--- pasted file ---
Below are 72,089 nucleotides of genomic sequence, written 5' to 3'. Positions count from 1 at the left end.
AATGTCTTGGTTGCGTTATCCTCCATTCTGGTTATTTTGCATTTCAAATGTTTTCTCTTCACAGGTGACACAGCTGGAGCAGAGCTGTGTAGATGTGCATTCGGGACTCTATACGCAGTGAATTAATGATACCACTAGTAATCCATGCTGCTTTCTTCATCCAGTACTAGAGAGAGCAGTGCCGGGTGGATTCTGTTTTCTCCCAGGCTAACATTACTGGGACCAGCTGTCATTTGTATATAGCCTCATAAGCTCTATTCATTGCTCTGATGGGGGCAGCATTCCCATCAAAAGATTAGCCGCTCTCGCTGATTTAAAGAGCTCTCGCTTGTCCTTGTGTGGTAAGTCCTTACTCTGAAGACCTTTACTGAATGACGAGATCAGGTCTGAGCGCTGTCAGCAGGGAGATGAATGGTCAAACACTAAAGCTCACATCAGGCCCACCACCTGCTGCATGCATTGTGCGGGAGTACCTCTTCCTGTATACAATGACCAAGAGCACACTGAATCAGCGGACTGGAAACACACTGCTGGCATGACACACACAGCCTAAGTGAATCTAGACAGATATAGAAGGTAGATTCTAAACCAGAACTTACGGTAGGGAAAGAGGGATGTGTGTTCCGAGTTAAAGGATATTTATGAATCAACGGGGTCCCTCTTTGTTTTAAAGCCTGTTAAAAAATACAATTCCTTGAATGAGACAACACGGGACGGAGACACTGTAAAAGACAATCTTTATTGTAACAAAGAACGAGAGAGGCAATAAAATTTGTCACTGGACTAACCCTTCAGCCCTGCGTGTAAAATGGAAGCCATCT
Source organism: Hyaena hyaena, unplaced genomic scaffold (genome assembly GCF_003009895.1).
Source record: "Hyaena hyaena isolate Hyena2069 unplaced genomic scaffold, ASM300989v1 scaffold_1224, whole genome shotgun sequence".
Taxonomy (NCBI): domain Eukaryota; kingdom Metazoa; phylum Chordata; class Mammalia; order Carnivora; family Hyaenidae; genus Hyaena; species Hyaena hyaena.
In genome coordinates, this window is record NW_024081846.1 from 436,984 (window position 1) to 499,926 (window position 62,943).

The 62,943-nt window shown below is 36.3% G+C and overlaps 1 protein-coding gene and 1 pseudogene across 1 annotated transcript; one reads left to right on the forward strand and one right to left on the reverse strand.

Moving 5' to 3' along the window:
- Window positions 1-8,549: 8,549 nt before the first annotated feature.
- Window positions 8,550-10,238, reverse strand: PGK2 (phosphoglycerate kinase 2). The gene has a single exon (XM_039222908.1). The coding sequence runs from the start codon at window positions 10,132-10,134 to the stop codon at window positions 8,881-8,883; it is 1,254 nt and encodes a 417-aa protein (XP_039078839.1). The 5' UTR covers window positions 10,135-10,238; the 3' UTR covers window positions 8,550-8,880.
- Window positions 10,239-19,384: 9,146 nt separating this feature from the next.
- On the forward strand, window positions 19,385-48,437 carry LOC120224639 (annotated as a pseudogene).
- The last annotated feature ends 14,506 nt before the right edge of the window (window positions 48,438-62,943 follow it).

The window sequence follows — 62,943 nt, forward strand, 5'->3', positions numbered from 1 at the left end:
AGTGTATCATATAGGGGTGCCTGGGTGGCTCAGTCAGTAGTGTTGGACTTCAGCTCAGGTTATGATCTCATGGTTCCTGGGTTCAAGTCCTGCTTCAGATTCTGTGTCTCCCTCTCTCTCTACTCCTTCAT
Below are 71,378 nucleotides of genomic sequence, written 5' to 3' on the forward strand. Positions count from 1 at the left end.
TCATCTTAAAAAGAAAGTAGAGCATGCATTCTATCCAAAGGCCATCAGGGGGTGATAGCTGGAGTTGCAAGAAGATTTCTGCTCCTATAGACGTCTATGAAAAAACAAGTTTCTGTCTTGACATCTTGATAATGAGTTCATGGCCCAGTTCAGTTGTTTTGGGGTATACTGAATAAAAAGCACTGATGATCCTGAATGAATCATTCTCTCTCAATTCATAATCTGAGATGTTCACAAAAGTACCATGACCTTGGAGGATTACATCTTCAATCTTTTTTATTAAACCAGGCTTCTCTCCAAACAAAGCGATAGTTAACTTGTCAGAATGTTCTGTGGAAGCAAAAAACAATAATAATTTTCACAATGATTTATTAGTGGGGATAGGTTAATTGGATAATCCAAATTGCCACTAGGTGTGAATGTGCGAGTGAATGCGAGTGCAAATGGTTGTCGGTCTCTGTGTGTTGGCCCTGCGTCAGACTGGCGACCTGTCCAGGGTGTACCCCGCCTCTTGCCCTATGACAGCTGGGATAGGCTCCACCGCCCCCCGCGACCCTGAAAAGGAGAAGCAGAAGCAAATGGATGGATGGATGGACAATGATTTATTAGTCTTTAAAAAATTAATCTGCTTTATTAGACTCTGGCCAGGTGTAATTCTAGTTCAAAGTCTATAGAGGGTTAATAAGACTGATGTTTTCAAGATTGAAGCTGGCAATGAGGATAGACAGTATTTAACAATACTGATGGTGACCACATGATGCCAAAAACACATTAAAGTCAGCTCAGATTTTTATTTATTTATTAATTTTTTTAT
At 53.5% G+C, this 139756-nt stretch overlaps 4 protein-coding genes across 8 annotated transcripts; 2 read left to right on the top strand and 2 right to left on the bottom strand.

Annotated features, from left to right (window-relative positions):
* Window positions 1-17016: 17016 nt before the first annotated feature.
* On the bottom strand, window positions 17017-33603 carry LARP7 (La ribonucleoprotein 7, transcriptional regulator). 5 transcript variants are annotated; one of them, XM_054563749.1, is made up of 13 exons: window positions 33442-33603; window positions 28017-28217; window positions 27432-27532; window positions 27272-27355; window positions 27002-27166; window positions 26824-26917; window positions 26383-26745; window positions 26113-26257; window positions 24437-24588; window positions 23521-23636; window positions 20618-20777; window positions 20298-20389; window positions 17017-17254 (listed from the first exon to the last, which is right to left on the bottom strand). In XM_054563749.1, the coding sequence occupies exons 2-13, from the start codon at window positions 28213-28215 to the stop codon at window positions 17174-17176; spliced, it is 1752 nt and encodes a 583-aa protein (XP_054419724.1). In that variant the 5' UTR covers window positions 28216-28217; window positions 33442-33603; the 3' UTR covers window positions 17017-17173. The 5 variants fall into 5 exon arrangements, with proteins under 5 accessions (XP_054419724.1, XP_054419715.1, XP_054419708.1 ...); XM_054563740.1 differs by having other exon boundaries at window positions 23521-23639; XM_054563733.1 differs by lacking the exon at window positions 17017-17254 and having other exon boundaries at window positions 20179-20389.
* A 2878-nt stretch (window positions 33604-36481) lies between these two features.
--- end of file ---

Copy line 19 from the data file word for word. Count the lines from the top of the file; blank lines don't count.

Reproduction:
Annotated features, from left to right (window-relative positions):